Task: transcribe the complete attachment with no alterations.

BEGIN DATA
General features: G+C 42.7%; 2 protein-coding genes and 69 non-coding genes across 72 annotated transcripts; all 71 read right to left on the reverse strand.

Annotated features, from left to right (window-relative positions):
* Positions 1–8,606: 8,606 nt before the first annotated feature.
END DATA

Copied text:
General features: G+C 42.7%; 2 protein-coding genes and 69 non-coding genes across 72 annotated transcripts; all 71 read right to left on the reverse strand.

Annotated features, from left to right (window-relative positions):
* Positions 1–8,606: 8,606 nt before the first annotated feature.